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East-Nashville singer-songwriters Eric Brace, Peter Cooper and Thomm Jutz haven’t just got together to make this record, but they are friends and perform together whenever the opportunity presents itself. Lovingly, they shape the lyrics and with a simple authentic feel plus a built-in awareness of what is worth talking about. Our heritage, and memories of people who are no longer with us worth sharing, and in some cases regularly champion. All is done in an unassuming fashion, without a hint or need to name drop of do things because it’s in vogue or for monetary reward. But it is nice to be able to afford dressing on their sandwich every once in a while.


All songs are written by the trio (Cooper and Jutz are assisted by a friend or two in Kim Richey, Fred Knobloch and Robert Hicks) as the boys speak of the making of whiskey, Jerry Lee Lewis, lost towns (flooded to make a Nashville lake), John Hartford and the likes of Willie Nelson, Paul Buskirk and others as the songs, and music provided by their respective acoustic guitars take the listener from one comfortable seat to another. I say seat, because, opposed to chair it is a far more appropriated term since a seat can be anywhere. By a peaceful lake, football stadium, park bench, train or bus station or barstool, or one improvised. Because like their songs and beautiful understated playing it is universal, and of the real world.


Among the stories there is non stronger than “Parkersburg Blues (For Paul Buskirk)” or my favourite “Hartford’s Bend” (a jewel of a song written by Jutz and the likewise amazing, John Hadley). The former is about a mandolinist who from 1940s onwards performed with much eloquence, and played on a bunch of Willie Nelson albums in the 1980s-1990s, a man who’s hatred of his home state of West Virginia was carried and, it is even proclaimed on his grave!  He could not wait to remove himself from the hills of the state and become an adopted Texan. As for “Hartford's Bend” they tip their hat to the late John Hartford. “Angel’s Share” is about the whiskey absorbed, and goes through the wood of barrels to disappear in the air; hence it is called the angel’s share. A co-write from Jutz and Richey it is a fine piece, but in the popularity stakes it falls short of the beautiful “Little Old Town”; for although it speaks of death and the lost river port of Jefferson, Tennessee and of how there was once a town now it is a pretty lake. Written, according to the splendid liner notes by the someone in the trio by Cooper and Jutz under the powerful influence of Ron Rash’s One Foot In Eden, and good friend, Country Music Hall Of Famer Ton T. Hall’s entire catalogue (fittingly I am currently listening to some of the old master’s recordings for RCA, “Soldier Of Fortune”, “Son Of Clayton Delaney Died” and “The Great East Broadway Championship Of 1978” etc), point being the vocals on the track are as good, if not better than anything else on the record.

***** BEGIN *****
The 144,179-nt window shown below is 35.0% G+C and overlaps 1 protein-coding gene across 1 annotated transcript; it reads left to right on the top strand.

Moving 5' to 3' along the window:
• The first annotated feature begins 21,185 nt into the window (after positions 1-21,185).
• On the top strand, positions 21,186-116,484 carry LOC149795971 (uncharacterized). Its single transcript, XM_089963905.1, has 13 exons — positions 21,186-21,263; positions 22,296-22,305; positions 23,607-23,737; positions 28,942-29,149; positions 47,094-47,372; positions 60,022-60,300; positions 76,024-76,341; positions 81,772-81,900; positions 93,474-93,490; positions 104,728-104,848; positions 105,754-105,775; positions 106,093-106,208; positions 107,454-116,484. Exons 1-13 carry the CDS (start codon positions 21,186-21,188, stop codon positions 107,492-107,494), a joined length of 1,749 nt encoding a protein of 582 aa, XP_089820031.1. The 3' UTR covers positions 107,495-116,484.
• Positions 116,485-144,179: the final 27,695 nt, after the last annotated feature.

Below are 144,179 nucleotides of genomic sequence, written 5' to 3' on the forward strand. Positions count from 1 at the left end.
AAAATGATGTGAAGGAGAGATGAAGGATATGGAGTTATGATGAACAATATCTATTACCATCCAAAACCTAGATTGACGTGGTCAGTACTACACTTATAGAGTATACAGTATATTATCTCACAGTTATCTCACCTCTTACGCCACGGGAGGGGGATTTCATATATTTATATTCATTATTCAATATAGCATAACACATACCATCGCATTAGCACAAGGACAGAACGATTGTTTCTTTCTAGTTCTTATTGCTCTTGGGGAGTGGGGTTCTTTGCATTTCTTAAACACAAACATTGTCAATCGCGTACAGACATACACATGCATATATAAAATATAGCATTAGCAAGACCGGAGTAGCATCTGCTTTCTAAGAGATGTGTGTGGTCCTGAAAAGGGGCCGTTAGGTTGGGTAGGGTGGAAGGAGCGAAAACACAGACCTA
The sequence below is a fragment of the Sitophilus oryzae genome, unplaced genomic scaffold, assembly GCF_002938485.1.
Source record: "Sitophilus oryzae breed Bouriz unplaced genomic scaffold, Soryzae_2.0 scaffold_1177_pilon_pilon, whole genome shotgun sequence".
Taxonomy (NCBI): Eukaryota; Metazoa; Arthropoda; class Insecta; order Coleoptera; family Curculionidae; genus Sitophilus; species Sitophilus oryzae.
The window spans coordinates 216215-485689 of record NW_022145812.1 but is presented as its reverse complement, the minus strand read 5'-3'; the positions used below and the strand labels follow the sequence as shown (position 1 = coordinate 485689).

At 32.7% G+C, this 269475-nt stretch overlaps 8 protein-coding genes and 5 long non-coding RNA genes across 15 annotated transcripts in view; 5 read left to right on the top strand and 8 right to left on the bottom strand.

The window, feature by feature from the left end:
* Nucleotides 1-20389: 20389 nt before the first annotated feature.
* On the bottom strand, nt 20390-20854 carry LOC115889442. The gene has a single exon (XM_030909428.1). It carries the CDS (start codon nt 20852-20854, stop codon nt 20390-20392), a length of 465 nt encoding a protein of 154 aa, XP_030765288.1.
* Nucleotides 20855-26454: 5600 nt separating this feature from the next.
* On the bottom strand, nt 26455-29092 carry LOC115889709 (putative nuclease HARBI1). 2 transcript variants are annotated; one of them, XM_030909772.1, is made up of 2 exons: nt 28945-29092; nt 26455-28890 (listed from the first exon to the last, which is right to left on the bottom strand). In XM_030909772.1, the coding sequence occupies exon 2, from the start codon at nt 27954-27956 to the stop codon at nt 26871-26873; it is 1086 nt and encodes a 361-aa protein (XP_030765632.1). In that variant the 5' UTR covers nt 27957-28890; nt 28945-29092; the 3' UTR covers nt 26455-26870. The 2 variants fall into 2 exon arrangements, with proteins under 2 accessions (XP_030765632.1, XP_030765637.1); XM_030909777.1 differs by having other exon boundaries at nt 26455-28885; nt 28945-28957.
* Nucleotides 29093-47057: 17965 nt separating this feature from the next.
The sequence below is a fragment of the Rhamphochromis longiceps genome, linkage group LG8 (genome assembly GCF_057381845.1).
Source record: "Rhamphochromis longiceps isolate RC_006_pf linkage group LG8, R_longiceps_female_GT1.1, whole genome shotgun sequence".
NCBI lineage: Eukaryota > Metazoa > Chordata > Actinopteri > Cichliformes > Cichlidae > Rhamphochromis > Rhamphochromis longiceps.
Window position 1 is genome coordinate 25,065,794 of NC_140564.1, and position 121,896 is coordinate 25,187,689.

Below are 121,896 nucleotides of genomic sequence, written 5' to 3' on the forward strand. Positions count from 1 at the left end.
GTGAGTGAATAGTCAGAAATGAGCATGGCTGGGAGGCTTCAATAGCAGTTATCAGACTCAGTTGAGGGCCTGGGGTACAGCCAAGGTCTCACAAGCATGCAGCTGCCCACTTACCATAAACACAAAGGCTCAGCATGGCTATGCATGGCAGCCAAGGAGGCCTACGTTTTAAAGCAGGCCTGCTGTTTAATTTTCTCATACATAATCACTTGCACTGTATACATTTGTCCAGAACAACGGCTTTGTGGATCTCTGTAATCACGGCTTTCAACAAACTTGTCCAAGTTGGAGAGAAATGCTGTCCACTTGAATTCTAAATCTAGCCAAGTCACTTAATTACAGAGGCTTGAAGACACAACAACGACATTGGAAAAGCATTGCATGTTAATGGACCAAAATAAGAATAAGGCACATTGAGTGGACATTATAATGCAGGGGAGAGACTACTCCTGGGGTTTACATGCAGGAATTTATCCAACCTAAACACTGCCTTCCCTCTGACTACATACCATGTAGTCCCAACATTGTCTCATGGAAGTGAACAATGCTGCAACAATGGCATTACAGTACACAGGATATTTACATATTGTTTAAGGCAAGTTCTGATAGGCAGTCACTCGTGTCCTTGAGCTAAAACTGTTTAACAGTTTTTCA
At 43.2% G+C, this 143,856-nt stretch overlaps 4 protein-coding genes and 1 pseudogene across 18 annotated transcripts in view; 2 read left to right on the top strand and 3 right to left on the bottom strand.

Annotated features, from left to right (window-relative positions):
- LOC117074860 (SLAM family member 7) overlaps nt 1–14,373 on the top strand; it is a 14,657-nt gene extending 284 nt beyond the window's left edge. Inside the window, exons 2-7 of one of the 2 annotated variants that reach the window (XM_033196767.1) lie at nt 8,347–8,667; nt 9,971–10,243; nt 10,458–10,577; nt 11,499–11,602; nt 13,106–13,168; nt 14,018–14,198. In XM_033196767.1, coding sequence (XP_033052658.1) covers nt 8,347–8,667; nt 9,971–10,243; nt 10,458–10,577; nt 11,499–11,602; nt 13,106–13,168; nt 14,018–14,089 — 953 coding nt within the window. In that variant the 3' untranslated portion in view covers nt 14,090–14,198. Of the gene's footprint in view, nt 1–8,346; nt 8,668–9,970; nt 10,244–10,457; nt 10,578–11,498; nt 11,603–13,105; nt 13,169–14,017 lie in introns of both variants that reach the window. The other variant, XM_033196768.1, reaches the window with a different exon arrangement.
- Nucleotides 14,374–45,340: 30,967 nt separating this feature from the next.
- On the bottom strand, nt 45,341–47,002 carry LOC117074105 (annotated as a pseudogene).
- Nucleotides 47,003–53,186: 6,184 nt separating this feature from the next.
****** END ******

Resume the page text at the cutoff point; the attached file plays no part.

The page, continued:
Close to it you have “Hendersonville” and as Jerry Lee gets a mention “Uneasy Does It” and earthy, and direct “B&O Man” (more excellent lead vocals it is a co-write from Brace and Cooper) and of a folksy mountain feel the mournful tale of “My Sally” (one of four penned by Brace). Its beauty underlined by some eloquent picking. On blending strains of folk with country storytelling the listener gets to enjoy a wonderful, beautifully produced recording from a trio who are all true craftsmen, and masters of keeping it simple. As ably demonstrated on Brace's song about astronaut Neil Armstrong “Tranquility Base” and a love song he wrote after visiting Johnny Cash’s gravesite at Hendersonville Memory Gardens before a permanent headstone was put in place,and for a few days just-turned dirt. Brace also wrote the first song on the album “If I Had A Nickel”, and with all three artists allowed space to sing a lead section and the playing so melodious I find it hard to imagine a better opener. If you like this then you will likewise be interested in other albums from Cooper and Brace on Red Beet; solo and duet for the former, while the latter also recorded with his band Last Train Home to go with the duo albums with Cooper.     


                                                           Maurice Hope         

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